MANTRONIX: Music Madness (LP, 10 DIX 50, 1986)

In 1986 when this record came out, I was around thirteen years old and the existence of hip-hop and breakdancing was evident enough for me and a few pals at school to feel confident and knowledgable enough to form our own little breakdancing crew. After all, we’d all seen movies like Beat Street and Breakdance and listened to a lot of badly-recorded tapes of whatever repetitive beats we collectively managed to track down through random radio dial whirling and home taping. Admittedly, our middle-class Midlands-based upbringing may not have been the same experience as if we’d grown up in the rough corners of late ’70s New York, but regardless, the Electro Breakers (as we cringingly named ourselves) were formed, and enjoyed many a playground-based dance off during a few months’ worth of breaktimes. We must have been doing something right, at least in the eyes of our obviously hip teachers, as the highlight of our brief career was to host a physical education class for an hour, teaching classmates how to pop, lock and spin whilst remaining effortlessly cool, clad in matching Nike tracksuit tops.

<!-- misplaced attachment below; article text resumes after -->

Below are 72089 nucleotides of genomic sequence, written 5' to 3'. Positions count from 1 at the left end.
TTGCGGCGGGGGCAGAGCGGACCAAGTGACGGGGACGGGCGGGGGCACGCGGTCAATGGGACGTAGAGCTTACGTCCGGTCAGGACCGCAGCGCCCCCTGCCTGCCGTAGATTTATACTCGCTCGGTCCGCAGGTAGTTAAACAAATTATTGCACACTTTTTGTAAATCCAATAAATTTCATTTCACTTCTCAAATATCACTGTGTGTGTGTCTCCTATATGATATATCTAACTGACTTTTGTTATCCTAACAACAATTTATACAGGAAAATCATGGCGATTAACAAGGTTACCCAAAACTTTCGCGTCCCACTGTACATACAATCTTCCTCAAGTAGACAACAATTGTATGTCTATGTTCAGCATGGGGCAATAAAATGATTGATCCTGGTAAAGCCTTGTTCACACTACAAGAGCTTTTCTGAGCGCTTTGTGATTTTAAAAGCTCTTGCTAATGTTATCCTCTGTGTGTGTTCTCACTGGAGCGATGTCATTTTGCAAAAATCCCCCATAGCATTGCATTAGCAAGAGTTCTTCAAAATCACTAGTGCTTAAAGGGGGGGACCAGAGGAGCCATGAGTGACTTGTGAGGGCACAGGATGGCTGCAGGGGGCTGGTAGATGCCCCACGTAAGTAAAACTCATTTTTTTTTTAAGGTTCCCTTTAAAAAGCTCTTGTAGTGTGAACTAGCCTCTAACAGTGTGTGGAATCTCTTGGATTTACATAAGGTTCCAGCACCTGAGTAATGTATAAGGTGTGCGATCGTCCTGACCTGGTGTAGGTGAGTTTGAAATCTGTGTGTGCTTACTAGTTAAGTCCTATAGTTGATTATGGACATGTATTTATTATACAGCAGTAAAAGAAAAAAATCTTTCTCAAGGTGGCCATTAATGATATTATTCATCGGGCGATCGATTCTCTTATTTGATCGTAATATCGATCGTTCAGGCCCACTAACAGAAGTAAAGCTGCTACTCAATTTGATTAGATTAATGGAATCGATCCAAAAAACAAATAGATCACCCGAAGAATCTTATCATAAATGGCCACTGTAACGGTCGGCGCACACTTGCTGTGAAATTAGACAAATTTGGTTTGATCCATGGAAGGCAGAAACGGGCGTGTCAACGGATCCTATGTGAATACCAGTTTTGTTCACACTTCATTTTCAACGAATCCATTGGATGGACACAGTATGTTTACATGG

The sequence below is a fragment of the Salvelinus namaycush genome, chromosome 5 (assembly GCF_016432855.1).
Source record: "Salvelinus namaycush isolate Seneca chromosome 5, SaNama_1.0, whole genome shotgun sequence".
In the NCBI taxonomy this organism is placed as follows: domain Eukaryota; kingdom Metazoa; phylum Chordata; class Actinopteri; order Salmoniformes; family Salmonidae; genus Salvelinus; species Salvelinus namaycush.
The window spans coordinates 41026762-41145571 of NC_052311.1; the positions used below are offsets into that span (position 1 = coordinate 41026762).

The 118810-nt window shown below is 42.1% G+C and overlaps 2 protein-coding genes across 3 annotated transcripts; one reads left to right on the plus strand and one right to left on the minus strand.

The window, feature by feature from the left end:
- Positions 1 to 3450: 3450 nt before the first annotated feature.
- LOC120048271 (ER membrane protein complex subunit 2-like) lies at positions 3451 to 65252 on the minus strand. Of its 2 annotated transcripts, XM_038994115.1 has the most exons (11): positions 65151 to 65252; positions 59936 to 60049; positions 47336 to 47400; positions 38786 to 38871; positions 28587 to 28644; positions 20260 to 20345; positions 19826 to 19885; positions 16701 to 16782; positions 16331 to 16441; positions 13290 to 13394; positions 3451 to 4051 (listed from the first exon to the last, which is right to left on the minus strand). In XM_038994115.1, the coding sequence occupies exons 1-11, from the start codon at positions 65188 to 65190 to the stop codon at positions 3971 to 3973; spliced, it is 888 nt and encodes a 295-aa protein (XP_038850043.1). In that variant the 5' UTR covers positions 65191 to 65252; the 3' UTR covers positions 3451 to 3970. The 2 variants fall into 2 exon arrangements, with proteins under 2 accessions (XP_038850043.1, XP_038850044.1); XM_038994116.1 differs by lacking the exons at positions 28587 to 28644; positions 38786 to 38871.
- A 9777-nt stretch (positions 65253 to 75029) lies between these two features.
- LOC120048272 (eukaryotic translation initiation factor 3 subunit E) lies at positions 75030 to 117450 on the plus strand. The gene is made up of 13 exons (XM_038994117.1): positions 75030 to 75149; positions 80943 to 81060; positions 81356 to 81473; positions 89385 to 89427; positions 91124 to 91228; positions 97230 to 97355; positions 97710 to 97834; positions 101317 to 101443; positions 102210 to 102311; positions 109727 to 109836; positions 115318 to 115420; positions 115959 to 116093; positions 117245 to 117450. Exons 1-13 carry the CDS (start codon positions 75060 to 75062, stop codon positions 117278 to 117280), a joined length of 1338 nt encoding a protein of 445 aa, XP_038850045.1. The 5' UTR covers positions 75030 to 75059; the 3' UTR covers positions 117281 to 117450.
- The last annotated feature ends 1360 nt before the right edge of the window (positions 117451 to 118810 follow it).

Some of the artists I remember from those scratchy old cassettes include Roxanne Shanté, LL Cool J and Mantronix, amongst others whom I’d surely recognise but never knew of a name to attach to the sounds. I wasn’t much of a record buyer back then, so unfortunately I don’t have an outstanding collection of original early hip-hop and electro vinyl, but nowadays I’m very slowly picking up records here and there to, effectively, recreate those old cassettes that are now long gone. So, this Mantronix album was acquired at a charity shop somewhere – I can’t remember where – a few months ago. As is so often the case with these things, however, it was something of a small disappointment to play it after a twenty year gap. It’s good, but it’s not as revolutionary or inspiring as it seemed to be back then. I guess that’s what comes of knowing more about music, putting things in perspective and forming your own timelines and histories of sound? The genuine thrills become few and far between. That sounds sad, but it’s not supposed to – I wouldn’t have it any other way. I’m not about to reform the Electro Breakers, though.

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